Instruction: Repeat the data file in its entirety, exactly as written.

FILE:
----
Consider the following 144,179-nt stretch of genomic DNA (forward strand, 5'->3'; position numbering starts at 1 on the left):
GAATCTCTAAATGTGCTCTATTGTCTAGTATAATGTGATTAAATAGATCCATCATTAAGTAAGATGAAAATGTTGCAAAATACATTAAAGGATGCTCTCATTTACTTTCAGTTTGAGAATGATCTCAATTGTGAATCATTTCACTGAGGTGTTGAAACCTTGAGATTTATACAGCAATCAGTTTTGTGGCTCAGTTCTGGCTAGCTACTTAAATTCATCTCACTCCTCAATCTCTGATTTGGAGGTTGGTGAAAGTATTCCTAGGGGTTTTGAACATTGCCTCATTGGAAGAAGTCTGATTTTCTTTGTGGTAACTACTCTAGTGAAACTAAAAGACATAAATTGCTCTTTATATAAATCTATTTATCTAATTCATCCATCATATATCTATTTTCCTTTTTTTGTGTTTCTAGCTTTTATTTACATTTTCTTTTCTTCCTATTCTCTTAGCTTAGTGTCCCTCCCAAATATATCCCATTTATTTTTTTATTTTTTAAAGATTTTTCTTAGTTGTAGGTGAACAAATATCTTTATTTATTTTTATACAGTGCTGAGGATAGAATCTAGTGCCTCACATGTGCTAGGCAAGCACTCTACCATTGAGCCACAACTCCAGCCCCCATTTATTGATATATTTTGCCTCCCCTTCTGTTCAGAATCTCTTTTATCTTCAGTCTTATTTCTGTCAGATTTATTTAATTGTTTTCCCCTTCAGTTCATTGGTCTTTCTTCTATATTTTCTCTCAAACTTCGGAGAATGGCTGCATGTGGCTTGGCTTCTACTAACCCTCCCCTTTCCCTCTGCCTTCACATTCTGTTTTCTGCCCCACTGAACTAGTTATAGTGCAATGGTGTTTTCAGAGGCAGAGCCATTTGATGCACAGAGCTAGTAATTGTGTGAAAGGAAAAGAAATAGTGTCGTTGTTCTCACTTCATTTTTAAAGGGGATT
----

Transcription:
Consider the following 144,179-nt stretch of genomic DNA (forward strand, 5'->3'; position numbering starts at 1 on the left):
GAATCTCTAAATGTGCTCTATTGTCTAGTATAATGTGATTAAATAGATCCATCATTAAGTAAGATGAAAATGTTGCAAAATACATTAAAGGATGCTCTCATTTACTTTCAGTTTGAGAATGATCTCAATTGTGAATCATTTCACTGAGGTGTTGAAACCTTGAGATTTATACAGCAATCAGTTTTGTGGCTCAGTTCTGGCTAGCTACTTAAATTCATCTCACTCCTCAATCTCTGATTTGGAGGTTGGTGAAAGTATTCCTAGGGGTTTTGAACATTGCCTCATTGGAAGAAGTCTGATTTTCTTTGTGGTAACTACTCTAGTGAAACTAAAAGACATAAATTGCTCTTTATATAAATCTATTTATCTAATTCATCCATCATATATCTATTTTCCTTTTTTTGTGTTTCTAGCTTTTATTTACATTTTCTTTTCTTCCTATTCTCTTAGCTTAGTGTCCCTCCCAAATATATCCCATTTATTTTTTTATTTTTTAAAGATTTTTCTTAGTTGTAGGTGAACAAATATCTTTATTTATTTTTATACAGTGCTGAGGATAGAATCTAGTGCCTCACATGTGCTAGGCAAGCACTCTACCATTGAGCCACAACTCCAGCCCCCATTTATTGATATATTTTGCCTCCCCTTCTGTTCAGAATCTCTTTTATCTTCAGTCTTATTTCTGTCAGATTTATTTAATTGTTTTCCCCTTCAGTTCATTGGTCTTTCTTCTATATTTTCTCTCAAACTTCGGAGAATGGCTGCATGTGGCTTGGCTTCTACTAACCCTCCCCTTTCCCTCTGCCTTCACATTCTGTTTTCTGCCCCACTGAACTAGTTATAGTGCAATGGTGTTTTCAGAGGCAGAGCCATTTGATGCACAGAGCTAGTAATTGTGTGAAAGGAAAAGAAATAGTGTCGTTGTTCTCACTTCATTTTTAAAGGGGATT